Prestley Country Park

Grange Farm has a number of key assets and inherited features which form the foundation of any future plans.

What is Prestley Wood?

Prestley Wood contains a Scheduled Ancient Monument of national importance. The medieval moated site in Prestley Wood includes two moated islands, one contained within the other, in which a Manor House would have sat. It has been identified as the manor of Prestleys, granted to Simon de Senliz in the early 13th century. Simon’s successors held the manor until the mid-14th century when it was granted to Nicholas Stukeley, becoming part of the Stukeley estates.

The majority of moated sites served as prestigious aristocratic residences with the moat intended as a status symbol rather than a practical military defence. There are about 6000 moated sites in England with most built between 1250 and 1350 AD.

We will take forward extensive archaeological surveys as part of restoring the site. This will enable us to take forward sympathetic restoration, and appropriate interpretation and events which celebrate this important asset and the people who lived and worked there.

What is Ridge and Furrow?

This is an archaeological pattern of ridges and troughs created by a traditional system of ploughing. It was used in Europe during the Middle Ages, when people owned a single strip of land within one field.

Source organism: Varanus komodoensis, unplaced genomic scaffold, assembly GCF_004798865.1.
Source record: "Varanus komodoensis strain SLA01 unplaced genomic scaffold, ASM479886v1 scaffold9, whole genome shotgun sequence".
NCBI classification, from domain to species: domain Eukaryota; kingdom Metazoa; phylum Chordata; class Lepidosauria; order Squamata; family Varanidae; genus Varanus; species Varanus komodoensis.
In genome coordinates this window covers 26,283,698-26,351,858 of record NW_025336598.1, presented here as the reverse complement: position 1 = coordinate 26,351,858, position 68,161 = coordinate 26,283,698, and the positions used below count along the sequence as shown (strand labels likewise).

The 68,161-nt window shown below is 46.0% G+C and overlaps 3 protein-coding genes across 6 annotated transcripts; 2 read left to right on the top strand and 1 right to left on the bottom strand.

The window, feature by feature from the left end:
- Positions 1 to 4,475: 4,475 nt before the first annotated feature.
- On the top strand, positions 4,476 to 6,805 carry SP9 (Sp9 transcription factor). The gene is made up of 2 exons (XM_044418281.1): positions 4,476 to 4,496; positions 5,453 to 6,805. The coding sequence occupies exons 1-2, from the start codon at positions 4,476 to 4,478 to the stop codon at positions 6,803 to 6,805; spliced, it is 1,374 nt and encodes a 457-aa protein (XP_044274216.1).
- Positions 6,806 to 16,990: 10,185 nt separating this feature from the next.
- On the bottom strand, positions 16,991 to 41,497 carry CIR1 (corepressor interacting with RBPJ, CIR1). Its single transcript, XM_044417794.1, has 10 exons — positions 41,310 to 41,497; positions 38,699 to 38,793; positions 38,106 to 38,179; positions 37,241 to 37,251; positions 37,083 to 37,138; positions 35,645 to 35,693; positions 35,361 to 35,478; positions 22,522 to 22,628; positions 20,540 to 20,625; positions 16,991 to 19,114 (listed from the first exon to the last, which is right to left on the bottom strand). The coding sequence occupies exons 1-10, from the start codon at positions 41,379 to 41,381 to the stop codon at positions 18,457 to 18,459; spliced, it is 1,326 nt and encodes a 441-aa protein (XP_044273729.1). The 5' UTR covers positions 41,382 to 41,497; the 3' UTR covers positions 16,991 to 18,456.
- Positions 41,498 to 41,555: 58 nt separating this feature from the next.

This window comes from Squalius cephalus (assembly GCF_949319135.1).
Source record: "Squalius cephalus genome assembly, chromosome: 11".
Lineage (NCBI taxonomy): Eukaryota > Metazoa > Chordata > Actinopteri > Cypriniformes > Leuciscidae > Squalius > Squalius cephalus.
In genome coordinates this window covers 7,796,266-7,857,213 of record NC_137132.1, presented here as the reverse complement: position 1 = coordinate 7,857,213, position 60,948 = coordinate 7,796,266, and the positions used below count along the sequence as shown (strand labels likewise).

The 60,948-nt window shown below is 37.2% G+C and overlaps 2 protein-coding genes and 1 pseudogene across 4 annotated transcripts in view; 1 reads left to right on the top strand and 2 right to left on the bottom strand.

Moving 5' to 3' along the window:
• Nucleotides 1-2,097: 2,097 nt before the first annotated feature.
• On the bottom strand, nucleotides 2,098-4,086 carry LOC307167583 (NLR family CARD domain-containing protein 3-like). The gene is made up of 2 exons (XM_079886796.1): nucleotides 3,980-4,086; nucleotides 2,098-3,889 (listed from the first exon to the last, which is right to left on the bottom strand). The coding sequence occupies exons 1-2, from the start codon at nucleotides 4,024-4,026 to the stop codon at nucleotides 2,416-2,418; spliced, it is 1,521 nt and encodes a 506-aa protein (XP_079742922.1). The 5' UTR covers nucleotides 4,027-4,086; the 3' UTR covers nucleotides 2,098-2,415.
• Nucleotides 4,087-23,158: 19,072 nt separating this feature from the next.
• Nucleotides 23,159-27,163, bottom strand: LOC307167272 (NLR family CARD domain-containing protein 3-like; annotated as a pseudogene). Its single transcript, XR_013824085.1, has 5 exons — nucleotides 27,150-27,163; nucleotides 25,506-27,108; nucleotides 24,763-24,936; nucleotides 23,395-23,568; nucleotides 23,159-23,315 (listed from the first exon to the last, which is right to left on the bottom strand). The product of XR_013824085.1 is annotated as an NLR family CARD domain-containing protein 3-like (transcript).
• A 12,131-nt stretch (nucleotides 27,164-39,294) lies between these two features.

The ridges formed drier land well suited to growing crops, while some of the wetter furrow areas could grow pulses (peas or beans) or dredge (a mixture of oats and barley), increasing what could be grown from a limited strip of land.

The dip often marked the boundary between plots, and strips would traditionally be a furlong (a ‘furrow-long’) in length (about 200 metres), and from about 4.6 metres up to a chain wide (about 20 metres).

Prestley County Park

Do you like the name?

Stukeleys Parish Council have suggested that Prestley Country Park shows the prominence of the historic wood within the area. Feedback

The Park is large enough to incorporate a range of woodland and grassland types which provide a diversity of habitats for people and nature to enjoy. We have drawn on the feedback from the previous consultation events about the type of landscape people want to enjoy and nature needs, and started to pull it into a framework to progress to detailed design. We welcome your thoughts on how the designs are developing.

What the park could look like



How you can enjoy the Park

Getting there and moving around

Healthy and active

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